Best Practices

David Tomaschik david at
Sun Dec 12 08:10:04 CET 2010

My thoughts at this point are to generate a new RSA4k certify-only key,
generate subkeys (probably RSA2k) for each encrypt and sign, move the
primary key offline (stored in 2 secure places) and then use the subkeys for
daily operations.  This seems to be the method most people who are fairly
concerned with security are using.  I may place my keys on a smart card at
some point, but I haven't decided on that yet.  (I'm aware that there are
some attacks I'm vulnerable to by not using one, but the offline
certify/primary key should help mitigate some of that.)

In my gpg.conf, I have (other than keyserver/no-greeting/etc. settings):
personal-digest-preferences SHA512
cert-digest-algo SHA512

Are there any other settings (or changes to these) that would be considered
more "forward looking"?

I appreciate everyone's help on this -- trying to make sure I get it


On Sat, Dec 11, 2010 at 11:24 AM, Robert J. Hansen <rjh at>wrote:

> On 12/10/2010 9:16 PM, David Tomaschik wrote:
> > Are there any disadvantages to distinct signature & encryption keys?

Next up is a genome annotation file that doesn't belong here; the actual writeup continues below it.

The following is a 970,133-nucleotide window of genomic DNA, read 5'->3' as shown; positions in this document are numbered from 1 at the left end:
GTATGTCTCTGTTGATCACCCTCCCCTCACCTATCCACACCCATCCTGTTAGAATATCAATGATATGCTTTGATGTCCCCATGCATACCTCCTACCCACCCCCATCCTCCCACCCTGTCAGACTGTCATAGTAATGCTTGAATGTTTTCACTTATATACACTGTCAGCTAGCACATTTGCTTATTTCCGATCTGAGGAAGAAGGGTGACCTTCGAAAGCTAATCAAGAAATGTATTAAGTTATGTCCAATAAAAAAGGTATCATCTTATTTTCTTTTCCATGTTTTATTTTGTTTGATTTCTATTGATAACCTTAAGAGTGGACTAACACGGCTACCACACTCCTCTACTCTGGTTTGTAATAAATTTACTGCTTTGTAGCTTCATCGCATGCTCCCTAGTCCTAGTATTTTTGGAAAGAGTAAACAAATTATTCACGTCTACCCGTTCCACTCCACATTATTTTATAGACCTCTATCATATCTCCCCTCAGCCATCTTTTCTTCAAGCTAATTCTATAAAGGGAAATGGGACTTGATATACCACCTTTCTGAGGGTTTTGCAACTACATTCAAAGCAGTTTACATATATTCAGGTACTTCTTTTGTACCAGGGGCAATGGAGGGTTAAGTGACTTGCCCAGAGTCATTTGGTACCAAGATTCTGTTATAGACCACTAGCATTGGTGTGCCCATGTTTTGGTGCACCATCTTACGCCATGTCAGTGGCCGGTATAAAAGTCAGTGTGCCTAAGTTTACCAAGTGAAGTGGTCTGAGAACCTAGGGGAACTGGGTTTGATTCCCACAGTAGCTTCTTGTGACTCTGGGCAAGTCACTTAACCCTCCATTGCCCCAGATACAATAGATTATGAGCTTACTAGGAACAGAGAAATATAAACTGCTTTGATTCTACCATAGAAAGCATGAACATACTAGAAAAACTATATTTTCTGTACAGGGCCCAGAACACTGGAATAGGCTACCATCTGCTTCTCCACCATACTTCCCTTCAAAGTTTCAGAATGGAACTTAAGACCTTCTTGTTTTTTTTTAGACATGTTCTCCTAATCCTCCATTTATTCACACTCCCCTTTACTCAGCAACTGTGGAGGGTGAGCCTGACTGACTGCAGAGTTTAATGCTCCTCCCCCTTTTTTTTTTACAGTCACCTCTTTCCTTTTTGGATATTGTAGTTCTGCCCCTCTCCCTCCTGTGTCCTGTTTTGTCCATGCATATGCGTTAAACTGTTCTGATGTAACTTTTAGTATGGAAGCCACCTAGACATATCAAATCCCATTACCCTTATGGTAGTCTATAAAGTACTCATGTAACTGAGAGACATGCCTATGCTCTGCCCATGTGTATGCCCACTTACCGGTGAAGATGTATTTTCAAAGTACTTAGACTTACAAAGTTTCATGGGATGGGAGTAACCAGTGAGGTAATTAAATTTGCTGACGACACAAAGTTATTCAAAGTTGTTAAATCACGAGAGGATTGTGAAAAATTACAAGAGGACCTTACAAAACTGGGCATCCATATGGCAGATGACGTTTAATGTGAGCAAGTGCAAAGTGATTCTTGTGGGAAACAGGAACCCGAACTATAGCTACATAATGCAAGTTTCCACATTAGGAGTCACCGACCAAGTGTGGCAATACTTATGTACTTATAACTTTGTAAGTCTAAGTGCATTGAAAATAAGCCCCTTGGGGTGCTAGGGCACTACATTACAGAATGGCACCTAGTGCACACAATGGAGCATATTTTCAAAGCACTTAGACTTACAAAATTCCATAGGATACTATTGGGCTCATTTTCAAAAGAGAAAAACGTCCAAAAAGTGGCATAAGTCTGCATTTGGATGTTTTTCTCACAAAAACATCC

> None that I've found.
> > Is the weakness in the hash used to sign the key internally, or just when
> > it is used to sign data?  I guess that's the part that eludes me.
> Err -- "yes."
> A certificate is just a block of key material plus some associated data.
>  SHA-1 is used internally by the certificate to sign some parts of the
> data, as well as for computing a key fingerprint.  You can to some
> extent mitigate how much SHA-1 gets used, but you can't remove it
> completely.
> You can also choose to use SHA-1 to sign messages and files.  Here, you
> can remove it completely in favor of some other hash algorithm.
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David Tomaschik, RHCE, LPIC-1
GNU/Linux System Architect
GPG: 0x
david at
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